Find out what Project FeederWatch is, its history, and more
Find out how you FeederWatch, when you can FeederWatch, and what you'll need to do to get started
Review these instructions carefully before you count and enter data
Find out about types of feeders and types of foods, and where to place your feeder
Feeding Birds FAQs
Explore the winter distribution, food, and feeder preferences of common feeder birds.
Find out about color and plumage variations, bald heads, and deformed bills
Unusual Birds Gallery
Find out about bird disease and identifying the signs of bird disease
Sick Birds Gallery
Find out how to identify birds and download identification tools
Learn how to help birds as they seek out food sources, nesting habitat, protection, and more
Find educational resources for teachers, group leaders, and families
Find an article archive packed with lots of great bird study information
Learn about house finch eye disease
Review content from current and past BirdSpotter photo contests
Keep up to date with the latest FeederWatch happenings
These are exemplary FeederWatchers!
Send us your photos! Show us your count site, your birds, or you watching your site with loved ones!
Visit our live FeederWatch feedercams!
Cornell Lab of Ornithology feeders
Ontario (winter only)
See what birds occur the most by region
Explore species by state/province
See where FeederWatchers are
Graphs of regional population trends and distributions
Explore papers that have used FeederWatch data
Lab scientists analyze the data submitted by FeederWatch participants.
See birds well outside their winter range submitted to Project FeederWatch.
Start here for data entry and personal data review and exploration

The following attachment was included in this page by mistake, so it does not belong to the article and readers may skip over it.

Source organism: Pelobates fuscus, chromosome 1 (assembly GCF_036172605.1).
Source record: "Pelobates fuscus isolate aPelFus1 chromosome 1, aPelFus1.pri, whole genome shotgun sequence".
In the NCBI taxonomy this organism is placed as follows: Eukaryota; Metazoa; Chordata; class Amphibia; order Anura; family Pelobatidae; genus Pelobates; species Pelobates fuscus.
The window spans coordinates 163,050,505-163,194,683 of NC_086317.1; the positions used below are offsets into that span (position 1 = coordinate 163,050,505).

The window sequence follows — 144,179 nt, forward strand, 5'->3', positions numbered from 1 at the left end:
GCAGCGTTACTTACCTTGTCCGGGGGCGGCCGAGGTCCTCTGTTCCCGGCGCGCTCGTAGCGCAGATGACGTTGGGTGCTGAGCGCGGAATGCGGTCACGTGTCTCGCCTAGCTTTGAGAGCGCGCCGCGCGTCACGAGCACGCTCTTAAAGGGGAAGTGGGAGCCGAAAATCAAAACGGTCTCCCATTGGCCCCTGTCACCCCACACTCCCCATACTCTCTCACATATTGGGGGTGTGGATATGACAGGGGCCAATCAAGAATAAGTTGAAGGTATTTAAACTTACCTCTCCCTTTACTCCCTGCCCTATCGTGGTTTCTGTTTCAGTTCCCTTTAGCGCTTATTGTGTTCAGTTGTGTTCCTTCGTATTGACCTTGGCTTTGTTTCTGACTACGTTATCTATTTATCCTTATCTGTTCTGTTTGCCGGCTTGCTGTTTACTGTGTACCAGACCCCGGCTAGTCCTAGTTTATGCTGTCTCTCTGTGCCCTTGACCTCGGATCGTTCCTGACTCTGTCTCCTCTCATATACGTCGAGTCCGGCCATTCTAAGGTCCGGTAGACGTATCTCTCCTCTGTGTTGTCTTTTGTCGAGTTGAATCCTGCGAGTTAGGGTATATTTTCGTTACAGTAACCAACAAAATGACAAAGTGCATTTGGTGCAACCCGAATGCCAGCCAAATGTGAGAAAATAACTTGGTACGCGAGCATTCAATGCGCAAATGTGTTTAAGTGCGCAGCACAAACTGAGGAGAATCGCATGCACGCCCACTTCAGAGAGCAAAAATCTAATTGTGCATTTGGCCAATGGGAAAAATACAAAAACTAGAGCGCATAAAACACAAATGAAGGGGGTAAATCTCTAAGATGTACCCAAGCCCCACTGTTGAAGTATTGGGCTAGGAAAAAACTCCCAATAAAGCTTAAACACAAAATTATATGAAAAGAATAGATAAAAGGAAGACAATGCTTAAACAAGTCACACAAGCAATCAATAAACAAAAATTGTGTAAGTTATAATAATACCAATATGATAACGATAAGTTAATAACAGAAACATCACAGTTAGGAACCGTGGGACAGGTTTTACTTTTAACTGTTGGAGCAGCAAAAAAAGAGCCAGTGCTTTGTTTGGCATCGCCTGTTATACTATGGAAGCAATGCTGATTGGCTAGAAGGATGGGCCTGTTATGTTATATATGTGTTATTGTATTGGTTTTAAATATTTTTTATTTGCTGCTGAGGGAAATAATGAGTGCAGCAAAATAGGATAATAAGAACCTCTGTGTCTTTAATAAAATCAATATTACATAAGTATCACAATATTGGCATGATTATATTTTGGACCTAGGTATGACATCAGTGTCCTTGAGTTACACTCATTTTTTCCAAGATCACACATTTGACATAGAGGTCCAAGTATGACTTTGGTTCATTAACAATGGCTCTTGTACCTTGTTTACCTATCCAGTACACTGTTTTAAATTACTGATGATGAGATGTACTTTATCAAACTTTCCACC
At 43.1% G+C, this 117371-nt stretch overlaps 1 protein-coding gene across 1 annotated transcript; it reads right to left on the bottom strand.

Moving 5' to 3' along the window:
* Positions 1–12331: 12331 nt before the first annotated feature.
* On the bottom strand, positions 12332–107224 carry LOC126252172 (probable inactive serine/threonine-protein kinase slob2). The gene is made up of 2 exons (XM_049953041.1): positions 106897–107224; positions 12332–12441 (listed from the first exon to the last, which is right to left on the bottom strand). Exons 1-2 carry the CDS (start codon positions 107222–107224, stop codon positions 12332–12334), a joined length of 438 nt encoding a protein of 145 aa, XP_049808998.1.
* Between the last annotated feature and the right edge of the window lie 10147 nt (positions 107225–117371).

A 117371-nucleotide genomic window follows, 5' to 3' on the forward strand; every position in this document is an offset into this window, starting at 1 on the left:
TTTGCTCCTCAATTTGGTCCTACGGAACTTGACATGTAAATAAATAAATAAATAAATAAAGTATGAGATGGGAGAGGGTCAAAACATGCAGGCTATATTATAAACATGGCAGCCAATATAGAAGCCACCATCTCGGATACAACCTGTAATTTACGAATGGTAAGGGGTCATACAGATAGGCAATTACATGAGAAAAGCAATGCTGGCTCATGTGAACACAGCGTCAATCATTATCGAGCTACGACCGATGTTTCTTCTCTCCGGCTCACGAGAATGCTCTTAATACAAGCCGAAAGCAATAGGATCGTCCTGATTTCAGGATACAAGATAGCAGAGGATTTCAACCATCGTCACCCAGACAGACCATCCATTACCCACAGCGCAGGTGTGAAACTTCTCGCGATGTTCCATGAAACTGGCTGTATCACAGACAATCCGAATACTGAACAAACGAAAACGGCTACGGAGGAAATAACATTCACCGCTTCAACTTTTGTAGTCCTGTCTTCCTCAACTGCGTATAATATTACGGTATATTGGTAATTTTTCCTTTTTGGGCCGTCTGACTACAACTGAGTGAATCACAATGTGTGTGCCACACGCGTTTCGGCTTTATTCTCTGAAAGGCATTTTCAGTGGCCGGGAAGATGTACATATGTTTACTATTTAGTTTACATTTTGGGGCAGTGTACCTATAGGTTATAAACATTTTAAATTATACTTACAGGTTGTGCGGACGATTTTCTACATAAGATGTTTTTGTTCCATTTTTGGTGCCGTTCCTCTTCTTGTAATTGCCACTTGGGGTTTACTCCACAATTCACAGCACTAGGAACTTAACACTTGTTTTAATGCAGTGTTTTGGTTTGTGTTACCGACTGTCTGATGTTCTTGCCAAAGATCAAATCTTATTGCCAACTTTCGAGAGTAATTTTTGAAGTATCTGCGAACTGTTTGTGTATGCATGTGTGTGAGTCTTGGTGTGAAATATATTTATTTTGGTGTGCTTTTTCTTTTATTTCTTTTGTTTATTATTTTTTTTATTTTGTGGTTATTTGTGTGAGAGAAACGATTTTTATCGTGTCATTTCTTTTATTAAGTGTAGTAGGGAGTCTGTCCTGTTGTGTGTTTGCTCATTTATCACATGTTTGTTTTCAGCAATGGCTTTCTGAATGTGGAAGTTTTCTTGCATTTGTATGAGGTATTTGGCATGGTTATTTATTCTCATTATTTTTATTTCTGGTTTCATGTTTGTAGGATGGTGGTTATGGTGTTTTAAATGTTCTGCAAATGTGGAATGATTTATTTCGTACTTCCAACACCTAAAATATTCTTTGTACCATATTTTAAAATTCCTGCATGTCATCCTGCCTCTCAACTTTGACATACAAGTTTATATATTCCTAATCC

Keep live track of your counts using the FeederWatch mobile app
Havre, MT, United States
When I found this Common Nighthawk napping on a fence post early one morning I was very surprised. This apparently is not uncommon for them to do. His camouflaged colors made it very hard to see if he was awake. He was sleeping so soundly I could almost walk up to him. My friends and family are amazed at the variety of birds in our area. They do not belong to Project Feeder Watch, but enjoy the photos and information I continue to share with them. They comment how they pay more attention to birds then they ever did before.
Thank you for showing the female rose-breasted grosbeak, I took a picture when a single one visited our feeder and birdbath for a drink, hanging around long enough for a great photo shoot of it. I was not able to find it in my bird book or know its range, but I knew it was not plentiful here in Seattle, WA. The reddish breast, barred wing and oval of white around the eye gave an elongated profile with the bill, and was bigger than the finch.
Lucky you! I’ve only seen this once before. I got a photo, (film) but I can’t find it. Nice shot!
Nice Work!! Keep it up!! Harry
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